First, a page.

Circulatory System Functions and Parts Involved in Humans
With regards to its function, the blood circulatory system (or, more specifically, the cardiovascular system) is divided into three sub-systems, namely, coronary circulation system, pulmonary circulation system, and systemic circulation system.
Coronary system is made up of coronary arteries and veins, and forms a network of vessels across heart muscles. Pulmonary system, on the other hand, is assigned the duty of replacing the oxygen-lacking blood with oxygenated one and to continue the cycle without a single pause.
Systemic circulation is the largest component of cardiovascular system that is responsible for circulating blood throughout the body organs while reaching each cell with the help of arteries and veins.
Role in Gaseous Exchange
Blood flows through lungs touching the respiratory membranes where excess quantity of CO2 moves along the concentration gradient, crossing the membrane, and escaping out of the lungs. In the similar way, oxygen enters the blood stream which is then made available to all the cells of body.
Transportation Of Materials
The ‘to and fro’ movement of essential substances, like nutrients, metabolites, electrolytes, chemicals and finished products is one of the important circulatory system functions in humans. The minute food particles, absorbed from the lining of intestine, are dropped at the desired locations at individual cell level.
After reaching their destination, the bonds in dietary molecules are broken to release the trapped energy. This energy is then stored in the form of ATP (Adenosine Tri-Phosphate) which is known as the energy currency in the body.
Disposal Of Waste Products
The metabolic wastes are received from individual cells which, while flowing with blood through kidneys, are separated from it and discharged out of the body by urination.
For the accomplishment of such circulatory system functions, the excretory system organs are called for assistance. If toxins and other harmful substances are kept inside the body for longer durations, these will seriously interfere with healthy functioning human body and result in various disorders.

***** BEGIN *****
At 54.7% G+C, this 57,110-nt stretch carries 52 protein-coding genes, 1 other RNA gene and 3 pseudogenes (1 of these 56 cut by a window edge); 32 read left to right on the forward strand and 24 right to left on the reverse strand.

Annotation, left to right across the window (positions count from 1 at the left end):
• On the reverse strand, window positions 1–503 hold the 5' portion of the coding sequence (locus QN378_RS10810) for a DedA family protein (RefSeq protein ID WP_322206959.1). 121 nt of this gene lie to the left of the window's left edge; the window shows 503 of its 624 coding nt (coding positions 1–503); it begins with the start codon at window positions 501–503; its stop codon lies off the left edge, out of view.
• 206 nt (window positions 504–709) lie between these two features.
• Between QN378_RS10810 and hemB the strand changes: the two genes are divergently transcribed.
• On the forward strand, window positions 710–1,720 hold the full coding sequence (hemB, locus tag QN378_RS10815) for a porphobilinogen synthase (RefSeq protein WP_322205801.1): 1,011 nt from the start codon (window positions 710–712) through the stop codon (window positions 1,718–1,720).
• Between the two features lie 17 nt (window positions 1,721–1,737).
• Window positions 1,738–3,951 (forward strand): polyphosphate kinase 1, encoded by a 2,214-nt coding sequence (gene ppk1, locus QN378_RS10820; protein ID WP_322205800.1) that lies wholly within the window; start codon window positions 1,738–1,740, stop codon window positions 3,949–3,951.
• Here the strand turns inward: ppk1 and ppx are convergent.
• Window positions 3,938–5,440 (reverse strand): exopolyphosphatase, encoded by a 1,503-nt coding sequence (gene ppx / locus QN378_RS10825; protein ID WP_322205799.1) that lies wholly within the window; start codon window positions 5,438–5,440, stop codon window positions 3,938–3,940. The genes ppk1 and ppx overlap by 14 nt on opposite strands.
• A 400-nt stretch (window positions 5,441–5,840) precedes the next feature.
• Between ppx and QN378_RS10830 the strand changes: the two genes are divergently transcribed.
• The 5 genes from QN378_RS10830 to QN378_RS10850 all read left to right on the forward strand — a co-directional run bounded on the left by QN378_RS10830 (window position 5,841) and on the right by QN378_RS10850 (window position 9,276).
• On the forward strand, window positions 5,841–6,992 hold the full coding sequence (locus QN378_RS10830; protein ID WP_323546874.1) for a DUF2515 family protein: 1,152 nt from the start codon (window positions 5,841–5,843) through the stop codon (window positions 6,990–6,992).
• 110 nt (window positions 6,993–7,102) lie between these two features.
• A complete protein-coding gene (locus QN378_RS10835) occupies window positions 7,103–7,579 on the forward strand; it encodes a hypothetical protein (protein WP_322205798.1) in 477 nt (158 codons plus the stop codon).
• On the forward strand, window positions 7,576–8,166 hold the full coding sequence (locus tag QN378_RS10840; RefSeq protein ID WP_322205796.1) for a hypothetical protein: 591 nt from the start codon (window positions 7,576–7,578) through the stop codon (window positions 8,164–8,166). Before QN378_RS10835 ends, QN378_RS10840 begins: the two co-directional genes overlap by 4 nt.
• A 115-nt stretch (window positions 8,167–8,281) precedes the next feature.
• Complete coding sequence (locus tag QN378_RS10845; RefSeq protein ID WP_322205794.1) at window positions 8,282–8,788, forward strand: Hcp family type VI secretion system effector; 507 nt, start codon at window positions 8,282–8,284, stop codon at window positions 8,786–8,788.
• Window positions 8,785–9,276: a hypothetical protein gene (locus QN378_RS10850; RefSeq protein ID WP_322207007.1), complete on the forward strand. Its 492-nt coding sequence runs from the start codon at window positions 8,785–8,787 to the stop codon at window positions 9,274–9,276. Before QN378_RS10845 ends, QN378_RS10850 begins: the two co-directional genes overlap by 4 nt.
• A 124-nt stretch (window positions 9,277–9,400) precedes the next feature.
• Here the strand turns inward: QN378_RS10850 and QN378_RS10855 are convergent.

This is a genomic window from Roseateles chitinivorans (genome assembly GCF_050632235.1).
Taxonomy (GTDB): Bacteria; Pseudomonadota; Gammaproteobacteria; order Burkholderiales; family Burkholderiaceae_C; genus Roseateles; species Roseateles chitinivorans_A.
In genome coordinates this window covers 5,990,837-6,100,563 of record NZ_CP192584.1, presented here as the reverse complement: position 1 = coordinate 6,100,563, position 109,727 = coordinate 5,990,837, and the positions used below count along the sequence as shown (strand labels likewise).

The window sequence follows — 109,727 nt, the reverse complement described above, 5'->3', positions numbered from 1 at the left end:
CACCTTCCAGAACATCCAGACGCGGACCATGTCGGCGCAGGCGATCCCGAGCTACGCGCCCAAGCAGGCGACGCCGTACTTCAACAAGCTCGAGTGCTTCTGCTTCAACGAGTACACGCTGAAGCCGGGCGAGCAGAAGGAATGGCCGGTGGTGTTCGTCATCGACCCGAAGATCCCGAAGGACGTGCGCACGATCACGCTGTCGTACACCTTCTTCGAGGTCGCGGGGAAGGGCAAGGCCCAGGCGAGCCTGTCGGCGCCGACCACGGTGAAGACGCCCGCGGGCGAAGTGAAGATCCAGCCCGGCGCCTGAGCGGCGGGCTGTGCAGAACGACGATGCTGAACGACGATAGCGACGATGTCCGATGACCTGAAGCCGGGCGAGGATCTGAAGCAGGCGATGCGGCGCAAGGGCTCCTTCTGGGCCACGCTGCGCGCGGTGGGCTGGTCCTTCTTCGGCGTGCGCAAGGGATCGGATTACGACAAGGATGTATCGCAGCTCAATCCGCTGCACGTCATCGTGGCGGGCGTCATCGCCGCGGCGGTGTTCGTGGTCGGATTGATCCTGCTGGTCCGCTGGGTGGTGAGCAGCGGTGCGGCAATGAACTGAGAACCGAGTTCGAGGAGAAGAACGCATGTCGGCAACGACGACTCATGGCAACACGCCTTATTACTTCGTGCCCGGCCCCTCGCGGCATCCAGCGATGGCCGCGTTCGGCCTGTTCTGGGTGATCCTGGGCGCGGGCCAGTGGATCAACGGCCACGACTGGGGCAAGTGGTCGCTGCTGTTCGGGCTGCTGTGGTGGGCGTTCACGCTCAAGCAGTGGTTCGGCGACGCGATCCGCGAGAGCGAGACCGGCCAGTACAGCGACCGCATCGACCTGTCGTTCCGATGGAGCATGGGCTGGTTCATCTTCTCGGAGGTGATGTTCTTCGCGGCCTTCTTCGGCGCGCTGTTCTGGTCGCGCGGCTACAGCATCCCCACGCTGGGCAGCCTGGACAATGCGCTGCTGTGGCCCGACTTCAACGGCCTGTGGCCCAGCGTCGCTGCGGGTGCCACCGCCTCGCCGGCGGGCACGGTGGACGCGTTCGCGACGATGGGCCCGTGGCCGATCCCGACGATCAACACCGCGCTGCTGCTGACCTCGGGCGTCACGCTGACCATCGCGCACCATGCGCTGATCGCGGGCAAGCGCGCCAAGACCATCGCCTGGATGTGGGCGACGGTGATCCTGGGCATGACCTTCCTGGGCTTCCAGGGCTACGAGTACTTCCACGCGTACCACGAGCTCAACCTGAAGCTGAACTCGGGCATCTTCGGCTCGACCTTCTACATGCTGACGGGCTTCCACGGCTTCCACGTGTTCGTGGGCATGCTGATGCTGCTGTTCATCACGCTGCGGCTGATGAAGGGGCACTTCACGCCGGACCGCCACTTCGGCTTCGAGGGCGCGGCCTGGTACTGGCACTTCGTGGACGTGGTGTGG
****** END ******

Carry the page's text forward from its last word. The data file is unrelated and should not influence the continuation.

Role in Immunity
RBCs (White Blood Cells, e.g. Lymphocytes) in the blood are also considered parts of the immune system. They protect the body against disease causing agents. Whenever a microbe enters the body through inhalation or food or a wound, it is immediately surrounded by the cells of defense system and ultimately killed.
However, it is not possible for white blood cells to be always successful and sometimes, they themselves fall victim to deadly germs, bacteria or viruses as in the case of AIDS (Acquired Immuno-Deficiency Syndrome).
So, as a result, the immunity providing cells are themselves destroyed and body becomes vulnerable to the attack of a number of diseases, making the patient suffer from several fatal disorders simultaneously.
Neutralization of Toxins
Antibodies present in blood not only identify and kill viruses and bacteria, but also neutralize toxins and other foreign substances. So, when you contact poisons, by any means, they are converted into less harmful substances.
Sometimes, harmful chemicals are produced as a result of metabolic processes in the body which are dealt with in the same way and cannot do any harm to any cell, tissue, or different organs of the body.
Contribution to Homeostasis
Keeping stable internal environment against any extreme changes in the surroundings is very necessary for the normal execution of various body functions, including metabolism (catabolic and anabolic reactions) and activities of reproductive system, integumentary system, muscle system, digestive system, and so on.
The biological catalysts or enzymes that carry out and speed up these reactions are very sensitive to minute changes in heat, temperature and pH of the medium of their working and cannot carry on any activity with perfection. When the fluctuations are beyond the bearable limits, the enzymes are completely destroyed and disintegrated as they are capable of performing their task only under optimum conditions.
Pulmonary and systemic parts of the cardiovascular system play a great role in the regulation of optimum internal body environment. For example, in scorching heat, the blood diverts its flow more towards the vessels on the surface of body thus eliminating excessive heat, and in case of extreme coldness, circulation of blood is more focused to deeper and unexposed part of body in order to conserve heat and maintain homeostasis. In the very same way, other factors, like pH are controlled and kept within bearable limits.
Platelets, that are cell-like bodies, without nucleus in the centre, play a role in repairing and protecting damaged tissues. For this purpose, whenever there is an injury or damage to the walls of vessels, they quickly recognize and gather at the place, thus protecting and saving it against any further damage or infection of germs.